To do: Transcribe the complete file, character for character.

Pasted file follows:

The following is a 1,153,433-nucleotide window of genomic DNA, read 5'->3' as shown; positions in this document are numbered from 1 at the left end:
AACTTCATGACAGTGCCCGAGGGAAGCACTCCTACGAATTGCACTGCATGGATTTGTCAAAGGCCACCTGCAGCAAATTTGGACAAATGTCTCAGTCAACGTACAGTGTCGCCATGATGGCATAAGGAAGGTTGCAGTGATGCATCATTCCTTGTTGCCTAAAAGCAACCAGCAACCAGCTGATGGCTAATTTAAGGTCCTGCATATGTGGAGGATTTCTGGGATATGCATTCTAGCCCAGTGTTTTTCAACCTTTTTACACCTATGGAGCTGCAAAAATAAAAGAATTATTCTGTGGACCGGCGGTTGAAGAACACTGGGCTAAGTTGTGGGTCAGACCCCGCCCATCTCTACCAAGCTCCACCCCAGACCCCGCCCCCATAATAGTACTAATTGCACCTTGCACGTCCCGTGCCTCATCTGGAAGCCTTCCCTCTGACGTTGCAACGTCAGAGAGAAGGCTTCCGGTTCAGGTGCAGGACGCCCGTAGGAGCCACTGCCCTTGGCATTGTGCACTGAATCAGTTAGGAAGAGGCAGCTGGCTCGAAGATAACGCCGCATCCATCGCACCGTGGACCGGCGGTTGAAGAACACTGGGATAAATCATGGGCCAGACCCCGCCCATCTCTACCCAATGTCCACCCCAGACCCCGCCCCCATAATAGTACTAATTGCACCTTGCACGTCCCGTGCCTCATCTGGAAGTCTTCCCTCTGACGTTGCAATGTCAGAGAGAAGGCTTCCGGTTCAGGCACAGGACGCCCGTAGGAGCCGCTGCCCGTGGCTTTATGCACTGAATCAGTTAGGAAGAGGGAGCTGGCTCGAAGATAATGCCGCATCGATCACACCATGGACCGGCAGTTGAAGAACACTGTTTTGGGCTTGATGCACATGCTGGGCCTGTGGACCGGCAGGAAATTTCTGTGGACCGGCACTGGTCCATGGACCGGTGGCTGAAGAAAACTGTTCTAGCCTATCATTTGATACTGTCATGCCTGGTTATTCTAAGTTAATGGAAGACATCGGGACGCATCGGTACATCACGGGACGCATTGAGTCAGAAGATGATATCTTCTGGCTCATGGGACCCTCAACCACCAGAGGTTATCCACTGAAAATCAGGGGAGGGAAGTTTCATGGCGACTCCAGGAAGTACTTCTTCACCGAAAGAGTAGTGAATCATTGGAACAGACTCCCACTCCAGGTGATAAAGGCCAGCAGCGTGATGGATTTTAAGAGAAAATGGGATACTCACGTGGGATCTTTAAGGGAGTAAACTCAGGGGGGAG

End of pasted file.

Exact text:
The following is a 1,153,433-nucleotide window of genomic DNA, read 5'->3' as shown; positions in this document are numbered from 1 at the left end:
AACTTCATGACAGTGCCCGAGGGAAGCACTCCTACGAATTGCACTGCATGGATTTGTCAAAGGCCACCTGCAGCAAATTTGGACAAATGTCTCAGTCAACGTACAGTGTCGCCATGATGGCATAAGGAAGGTTGCAGTGATGCATCATTCCTTGTTGCCTAAAAGCAACCAGCAACCAGCTGATGGCTAATTTAAGGTCCTGCATATGTGGAGGATTTCTGGGATATGCATTCTAGCCCAGTGTTTTTCAACCTTTTTACACCTATGGAGCTGCAAAAATAAAAGAATTATTCTGTGGACCGGCGGTTGAAGAACACTGGGCTAAGTTGTGGGTCAGACCCCGCCCATCTCTACCAAGCTCCACCCCAGACCCCGCCCCCATAATAGTACTAATTGCACCTTGCACGTCCCGTGCCTCATCTGGAAGCCTTCCCTCTGACGTTGCAACGTCAGAGAGAAGGCTTCCGGTTCAGGTGCAGGACGCCCGTAGGAGCCACTGCCCTTGGCATTGTGCACTGAATCAGTTAGGAAGAGGCAGCTGGCTCGAAGATAACGCCGCATCCATCGCACCGTGGACCGGCGGTTGAAGAACACTGGGATAAATCATGGGCCAGACCCCGCCCATCTCTACCCAATGTCCACCCCAGACCCCGCCCCCATAATAGTACTAATTGCACCTTGCACGTCCCGTGCCTCATCTGGAAGTCTTCCCTCTGACGTTGCAATGTCAGAGAGAAGGCTTCCGGTTCAGGCACAGGACGCCCGTAGGAGCCGCTGCCCGTGGCTTTATGCACTGAATCAGTTAGGAAGAGGGAGCTGGCTCGAAGATAATGCCGCATCGATCACACCATGGACCGGCAGTTGAAGAACACTGTTTTGGGCTTGATGCACATGCTGGGCCTGTGGACCGGCAGGAAATTTCTGTGGACCGGCACTGGTCCATGGACCGGTGGCTGAAGAAAACTGTTCTAGCCTATCATTTGATACTGTCATGCCTGGTTATTCTAAGTTAATGGAAGACATCGGGACGCATCGGTACATCACGGGACGCATTGAGTCAGAAGATGATATCTTCTGGCTCATGGGACCCTCAACCACCAGAGGTTATCCACTGAAAATCAGGGGAGGGAAGTTTCATGGCGACTCCAGGAAGTACTTCTTCACCGAAAGAGTAGTGAATCATTGGAACAGACTCCCACTCCAGGTGATAAAGGCCAGCAGCGTGATGGATTTTAAGAGAAAATGGGATACTCACGTGGGATCTTTAAGGGAGTAAACTCAGGGGGGAG